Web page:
This prayer of Baruch continues by asking God to look down from his heavenly holy dwelling. He should consider their situation. God should incline his ear and listen. He should open his eyes and see. The dead in Hades or Sheol have no spirit. They cannot give glory or justice to the Lord. On the other hand, those who are still living, but grieving, bent over, and feeble with poor eye sight can still declare the glory and righteousness of the Lord. Thus it is better to be alive and weak than dead.
Psalm 116 is a thanksgiving psalm without any titles. This psalm begins with the psalmist talking about how he loves Yahweh because Yahweh has heard his voice. Unlike the psalms that ask God to listen, this psalmist has already had his prayers answered. Yahweh heard his voice and supplications because he inclined his ear to him. The result is that he will always call upon Yahweh as long as he lives. He apparently was near his death in great distress and anguish almost near Sheol. Then he called out the name of Yahweh and he was saved. This is like a call to prayer for the others in the congregation.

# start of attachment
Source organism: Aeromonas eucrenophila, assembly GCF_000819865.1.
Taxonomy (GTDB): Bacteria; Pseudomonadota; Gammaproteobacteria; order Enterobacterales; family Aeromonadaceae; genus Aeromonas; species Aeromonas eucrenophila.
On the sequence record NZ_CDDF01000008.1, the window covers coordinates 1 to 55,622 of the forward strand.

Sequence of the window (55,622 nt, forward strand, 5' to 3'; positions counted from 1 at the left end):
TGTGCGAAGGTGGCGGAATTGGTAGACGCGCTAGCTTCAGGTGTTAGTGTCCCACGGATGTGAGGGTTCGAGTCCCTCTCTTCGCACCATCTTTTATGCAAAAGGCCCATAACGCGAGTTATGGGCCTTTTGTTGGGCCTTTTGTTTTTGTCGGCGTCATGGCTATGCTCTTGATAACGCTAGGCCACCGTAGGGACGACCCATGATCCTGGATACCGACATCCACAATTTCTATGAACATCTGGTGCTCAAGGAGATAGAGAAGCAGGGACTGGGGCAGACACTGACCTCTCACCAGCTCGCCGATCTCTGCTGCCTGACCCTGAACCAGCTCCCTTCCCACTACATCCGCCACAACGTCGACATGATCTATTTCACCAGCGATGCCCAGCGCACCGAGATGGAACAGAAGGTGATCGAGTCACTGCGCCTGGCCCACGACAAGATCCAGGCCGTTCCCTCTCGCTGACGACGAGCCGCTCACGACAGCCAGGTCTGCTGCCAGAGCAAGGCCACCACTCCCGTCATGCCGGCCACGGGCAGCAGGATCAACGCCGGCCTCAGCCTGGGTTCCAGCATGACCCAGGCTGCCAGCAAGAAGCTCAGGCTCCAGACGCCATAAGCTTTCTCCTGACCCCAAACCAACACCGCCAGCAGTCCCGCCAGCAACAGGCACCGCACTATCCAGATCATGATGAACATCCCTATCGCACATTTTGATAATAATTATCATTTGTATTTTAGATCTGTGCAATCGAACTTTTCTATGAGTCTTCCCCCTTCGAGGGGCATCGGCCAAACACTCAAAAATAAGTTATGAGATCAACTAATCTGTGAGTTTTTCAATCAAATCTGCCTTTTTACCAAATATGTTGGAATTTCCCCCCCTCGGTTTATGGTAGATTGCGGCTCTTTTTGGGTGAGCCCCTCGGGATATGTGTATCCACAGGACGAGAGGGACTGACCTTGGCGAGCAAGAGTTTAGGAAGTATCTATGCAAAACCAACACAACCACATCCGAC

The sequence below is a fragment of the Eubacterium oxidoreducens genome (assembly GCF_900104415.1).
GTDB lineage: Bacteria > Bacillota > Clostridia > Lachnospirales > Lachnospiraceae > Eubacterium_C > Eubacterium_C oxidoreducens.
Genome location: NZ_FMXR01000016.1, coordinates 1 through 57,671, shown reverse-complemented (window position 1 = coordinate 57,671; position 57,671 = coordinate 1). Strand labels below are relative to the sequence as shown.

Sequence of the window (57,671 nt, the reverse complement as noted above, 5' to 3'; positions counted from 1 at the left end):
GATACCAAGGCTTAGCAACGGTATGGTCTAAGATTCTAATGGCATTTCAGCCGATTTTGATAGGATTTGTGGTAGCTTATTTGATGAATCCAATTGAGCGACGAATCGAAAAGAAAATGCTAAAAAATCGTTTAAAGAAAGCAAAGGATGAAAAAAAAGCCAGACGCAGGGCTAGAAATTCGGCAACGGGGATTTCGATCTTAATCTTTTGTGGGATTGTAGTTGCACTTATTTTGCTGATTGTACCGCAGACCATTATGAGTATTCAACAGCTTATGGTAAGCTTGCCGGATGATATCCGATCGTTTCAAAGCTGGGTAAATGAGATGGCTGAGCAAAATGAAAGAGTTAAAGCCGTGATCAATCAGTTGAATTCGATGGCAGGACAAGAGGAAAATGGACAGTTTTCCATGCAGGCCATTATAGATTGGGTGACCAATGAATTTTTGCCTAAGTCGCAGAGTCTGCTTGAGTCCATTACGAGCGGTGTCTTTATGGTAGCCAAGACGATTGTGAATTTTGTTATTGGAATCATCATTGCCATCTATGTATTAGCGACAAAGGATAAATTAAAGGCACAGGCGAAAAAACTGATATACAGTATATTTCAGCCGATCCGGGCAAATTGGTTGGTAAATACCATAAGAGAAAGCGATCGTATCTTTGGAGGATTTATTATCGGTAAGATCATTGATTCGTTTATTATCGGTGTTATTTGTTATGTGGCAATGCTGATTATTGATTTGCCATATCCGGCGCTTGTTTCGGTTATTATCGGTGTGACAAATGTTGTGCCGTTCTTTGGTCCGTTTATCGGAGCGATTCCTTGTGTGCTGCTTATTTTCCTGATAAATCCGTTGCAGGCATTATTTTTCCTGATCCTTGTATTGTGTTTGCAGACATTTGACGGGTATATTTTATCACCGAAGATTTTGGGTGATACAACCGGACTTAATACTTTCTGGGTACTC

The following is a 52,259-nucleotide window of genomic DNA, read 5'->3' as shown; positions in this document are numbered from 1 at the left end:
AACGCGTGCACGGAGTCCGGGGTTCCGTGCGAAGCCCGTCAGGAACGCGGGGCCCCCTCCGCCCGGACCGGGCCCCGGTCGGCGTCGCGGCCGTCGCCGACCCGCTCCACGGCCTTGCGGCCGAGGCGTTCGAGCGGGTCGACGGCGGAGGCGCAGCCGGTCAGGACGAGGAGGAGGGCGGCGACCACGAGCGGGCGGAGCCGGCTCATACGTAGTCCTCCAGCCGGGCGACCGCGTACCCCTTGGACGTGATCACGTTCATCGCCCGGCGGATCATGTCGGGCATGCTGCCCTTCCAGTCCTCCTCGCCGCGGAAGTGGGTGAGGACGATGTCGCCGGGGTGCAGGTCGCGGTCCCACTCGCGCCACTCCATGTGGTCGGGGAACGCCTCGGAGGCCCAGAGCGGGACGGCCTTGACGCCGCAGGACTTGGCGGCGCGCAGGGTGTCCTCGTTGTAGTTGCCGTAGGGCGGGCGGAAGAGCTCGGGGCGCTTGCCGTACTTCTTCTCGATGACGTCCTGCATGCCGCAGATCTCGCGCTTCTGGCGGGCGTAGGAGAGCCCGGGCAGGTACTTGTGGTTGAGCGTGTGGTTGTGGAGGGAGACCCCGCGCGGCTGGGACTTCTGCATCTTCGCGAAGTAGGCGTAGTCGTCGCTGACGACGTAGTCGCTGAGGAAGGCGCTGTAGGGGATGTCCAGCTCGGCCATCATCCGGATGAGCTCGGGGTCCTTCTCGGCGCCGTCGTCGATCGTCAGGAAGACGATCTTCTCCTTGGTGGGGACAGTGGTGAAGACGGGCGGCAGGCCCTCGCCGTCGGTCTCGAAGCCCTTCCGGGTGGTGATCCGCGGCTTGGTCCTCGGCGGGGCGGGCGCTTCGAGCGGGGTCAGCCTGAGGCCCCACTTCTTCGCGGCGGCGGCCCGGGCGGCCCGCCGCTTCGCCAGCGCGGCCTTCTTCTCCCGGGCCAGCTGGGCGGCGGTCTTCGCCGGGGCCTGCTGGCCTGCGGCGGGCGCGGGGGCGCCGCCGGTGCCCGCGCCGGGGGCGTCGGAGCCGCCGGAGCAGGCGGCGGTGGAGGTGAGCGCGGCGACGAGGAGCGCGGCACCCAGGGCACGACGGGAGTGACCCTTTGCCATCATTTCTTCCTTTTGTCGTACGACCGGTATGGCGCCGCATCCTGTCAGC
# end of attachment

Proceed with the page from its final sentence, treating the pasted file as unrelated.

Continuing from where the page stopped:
Psalm 86 seems like a personal prayer of David. There is no other indication in the title. David wanted Yahweh to listen to him by giving him his ear. He wanted an answer since he was poor and needy. He wanted to preserve his life since he was devoted to Yahweh. He trusted in Yahweh as a servant. All day long he cried to Yahweh, his God. He wanted Yahweh to be gracious to him and gladden his soul. He knew that Yahweh was good and forgiving due to his steadfast love. David wanted Yahweh to hear him in the times of his trouble. He called and expected an answer.
The psalmist calls to God to answer him. He wanted God to turn his ear toward him. This is a common theme of God listening with his ear. He wanted God to hear his words. He wanted God to show his love. He wanted protection from his adversaries. He was seeking love and refuge in God.